While exploring this idea, I got together with Conrad Rolling, the Executive Director of the Louisiana Craft Brewers Guild. The Guild is the professional organization representing the brewers in the state and their interests. (Keep an eye out for them opening their membership up to "enthusiasts" which is non-professional member category.)

When talking to Conrad about potential partnership opportunities, he told me about his connection with the local fundraiser "Bugs and Brew For Drew" which is held annually to benefit the Drew Rodrigue Foundation, which has the mission to "change…

St. Arnold's Pub "Qrawl"

The "Q" in "Qrawl" stands for "Quarter" as in the French Quarter.

Yesterday was a fine day to wander about and drink beer. I don't hang out in the Quarter too often, so I thought this would be a nice opportunity to do something different and maybe see if there were any surprises for craft beer in the Quarter. It was an interesting day, for sure.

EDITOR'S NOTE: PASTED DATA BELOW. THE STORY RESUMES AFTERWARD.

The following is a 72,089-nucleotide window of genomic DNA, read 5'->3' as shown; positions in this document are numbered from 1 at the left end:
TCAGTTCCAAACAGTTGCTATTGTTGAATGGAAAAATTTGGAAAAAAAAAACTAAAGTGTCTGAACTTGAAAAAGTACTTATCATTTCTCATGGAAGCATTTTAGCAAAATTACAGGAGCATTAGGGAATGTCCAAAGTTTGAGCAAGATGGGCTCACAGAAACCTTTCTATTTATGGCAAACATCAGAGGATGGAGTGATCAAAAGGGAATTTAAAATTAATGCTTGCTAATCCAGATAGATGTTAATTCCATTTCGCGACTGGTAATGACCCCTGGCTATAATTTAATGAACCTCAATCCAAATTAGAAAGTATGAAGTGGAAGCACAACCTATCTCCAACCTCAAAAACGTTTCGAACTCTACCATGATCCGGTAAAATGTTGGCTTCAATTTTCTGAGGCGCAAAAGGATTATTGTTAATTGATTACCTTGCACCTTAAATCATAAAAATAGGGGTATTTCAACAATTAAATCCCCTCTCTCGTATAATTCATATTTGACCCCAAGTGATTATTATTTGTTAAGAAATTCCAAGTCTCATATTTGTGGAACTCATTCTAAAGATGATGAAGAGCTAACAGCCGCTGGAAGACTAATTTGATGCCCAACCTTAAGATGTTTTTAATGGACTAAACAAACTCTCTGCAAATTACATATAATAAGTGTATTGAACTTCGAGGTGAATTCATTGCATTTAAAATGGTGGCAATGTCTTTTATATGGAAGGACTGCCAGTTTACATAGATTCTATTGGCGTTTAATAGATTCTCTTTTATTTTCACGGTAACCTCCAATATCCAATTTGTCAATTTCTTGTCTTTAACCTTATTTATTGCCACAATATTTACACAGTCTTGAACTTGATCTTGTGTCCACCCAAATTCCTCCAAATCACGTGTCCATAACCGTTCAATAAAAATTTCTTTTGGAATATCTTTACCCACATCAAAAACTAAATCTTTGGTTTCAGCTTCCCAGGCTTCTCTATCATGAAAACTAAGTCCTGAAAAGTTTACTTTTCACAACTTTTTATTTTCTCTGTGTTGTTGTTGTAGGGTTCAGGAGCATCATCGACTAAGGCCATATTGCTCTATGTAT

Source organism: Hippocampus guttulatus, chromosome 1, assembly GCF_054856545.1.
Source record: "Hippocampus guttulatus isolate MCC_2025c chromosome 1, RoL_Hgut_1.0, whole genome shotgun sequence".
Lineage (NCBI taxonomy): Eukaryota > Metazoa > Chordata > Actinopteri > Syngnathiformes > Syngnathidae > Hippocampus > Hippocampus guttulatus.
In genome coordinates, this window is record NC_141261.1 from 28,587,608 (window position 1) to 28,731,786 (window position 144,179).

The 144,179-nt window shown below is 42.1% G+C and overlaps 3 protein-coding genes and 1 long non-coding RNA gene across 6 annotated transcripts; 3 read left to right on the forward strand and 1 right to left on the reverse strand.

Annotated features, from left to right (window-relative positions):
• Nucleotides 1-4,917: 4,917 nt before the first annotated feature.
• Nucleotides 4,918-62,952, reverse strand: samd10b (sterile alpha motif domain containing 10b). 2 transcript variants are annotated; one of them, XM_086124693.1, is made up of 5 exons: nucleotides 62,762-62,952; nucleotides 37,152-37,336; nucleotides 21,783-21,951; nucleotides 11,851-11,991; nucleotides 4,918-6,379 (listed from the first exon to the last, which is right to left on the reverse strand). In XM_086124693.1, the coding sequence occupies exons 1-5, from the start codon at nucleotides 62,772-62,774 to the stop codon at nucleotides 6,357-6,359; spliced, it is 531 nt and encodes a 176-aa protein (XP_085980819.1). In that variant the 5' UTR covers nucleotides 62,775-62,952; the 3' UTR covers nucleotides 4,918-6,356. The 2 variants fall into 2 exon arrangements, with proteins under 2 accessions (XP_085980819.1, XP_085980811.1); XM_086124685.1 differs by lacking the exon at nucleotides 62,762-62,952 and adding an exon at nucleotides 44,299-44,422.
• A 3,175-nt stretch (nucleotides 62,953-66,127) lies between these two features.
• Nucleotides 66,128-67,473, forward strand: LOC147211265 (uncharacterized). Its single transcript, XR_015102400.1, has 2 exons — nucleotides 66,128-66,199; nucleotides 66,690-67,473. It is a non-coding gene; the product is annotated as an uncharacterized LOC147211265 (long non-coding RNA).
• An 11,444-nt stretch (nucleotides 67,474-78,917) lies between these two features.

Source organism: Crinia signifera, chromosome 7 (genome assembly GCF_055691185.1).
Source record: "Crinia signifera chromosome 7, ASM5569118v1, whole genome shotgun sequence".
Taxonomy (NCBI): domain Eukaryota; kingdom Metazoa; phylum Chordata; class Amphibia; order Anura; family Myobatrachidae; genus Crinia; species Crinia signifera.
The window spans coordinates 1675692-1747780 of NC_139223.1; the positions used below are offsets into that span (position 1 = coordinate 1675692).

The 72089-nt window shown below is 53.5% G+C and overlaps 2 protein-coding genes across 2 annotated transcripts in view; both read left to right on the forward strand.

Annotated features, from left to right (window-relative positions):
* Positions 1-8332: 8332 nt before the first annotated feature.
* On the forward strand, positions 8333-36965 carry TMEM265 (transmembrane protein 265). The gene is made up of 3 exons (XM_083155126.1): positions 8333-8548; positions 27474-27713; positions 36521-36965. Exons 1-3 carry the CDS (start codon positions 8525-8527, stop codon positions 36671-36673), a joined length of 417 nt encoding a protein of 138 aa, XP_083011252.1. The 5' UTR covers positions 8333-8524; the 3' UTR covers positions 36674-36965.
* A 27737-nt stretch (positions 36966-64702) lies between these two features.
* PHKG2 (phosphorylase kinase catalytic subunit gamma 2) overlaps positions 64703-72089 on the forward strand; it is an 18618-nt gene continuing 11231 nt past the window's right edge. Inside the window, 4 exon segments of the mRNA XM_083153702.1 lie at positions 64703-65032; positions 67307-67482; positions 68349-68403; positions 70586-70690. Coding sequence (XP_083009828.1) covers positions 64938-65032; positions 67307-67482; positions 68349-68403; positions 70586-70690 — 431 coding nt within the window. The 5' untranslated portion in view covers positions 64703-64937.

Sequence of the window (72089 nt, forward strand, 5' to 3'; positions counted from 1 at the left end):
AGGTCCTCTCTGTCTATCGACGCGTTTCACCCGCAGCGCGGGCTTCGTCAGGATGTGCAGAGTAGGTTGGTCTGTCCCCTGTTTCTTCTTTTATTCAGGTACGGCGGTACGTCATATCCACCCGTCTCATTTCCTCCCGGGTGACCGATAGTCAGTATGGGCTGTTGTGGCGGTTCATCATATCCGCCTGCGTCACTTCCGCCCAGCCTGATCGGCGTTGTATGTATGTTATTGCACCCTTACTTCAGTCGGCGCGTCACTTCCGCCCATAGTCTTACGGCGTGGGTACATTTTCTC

We biked to the FQ and went promptly to the first stop on the crawl, Finnegan's Easy on St. Peter between Royal and Bourbon.

Finnegan's was a nice place: long wood bar, great natural light, a gorgeous courtyard in the back. The Saint Arnold they provided was Santo, a "black Kolsch" which is easy drinking and flavorful. They also had Canebrake, NOLA Blonde, Tin Roof Voodoo Bengal, Guinness, and Abita Amber. I'd definitely duck in here if I was looking for local craft in that area. The Santo was $4.25, the cheapest beer we had on the crawl.

Next up was Bayou Burger. This involved two of my…

New Belgium launch and Southern Brew News!

So, today was the first day of New Belgium release in Louisiana! I saw the display in Rouses on North Carrollton at lunch:

$2.99 for a bomber, FYI. I need to pick up a six pack of Shift ASAP.

So, New Belgium is only in bottles and cans right now- it'll be on draft at the end of May, from what I hear. The Avenue Pub offered bottle pours for the occasion today - $14 for six 4oz pours, which included a nice glass. I also scored a lip balm, a hat, and a coozie. Single 4oz pours were also available, $1.50 for the standards and $3.50 for the three Lips of Faith. I focused mostly on the Lips of Faith stuff, since I had the basic lineup beers last week at the distributor roll out. I did start out with a Shift, though, 'cause that's my jam. And I did use a Fat Tire to cleanse my palate after drinking the Cascara Quad.

First of all, the La Folie- a Flanders Oud Bruin, It was straight up excellent. I need to see if I can get my hands on a bottle. Or two. After that, I tried the Dieu …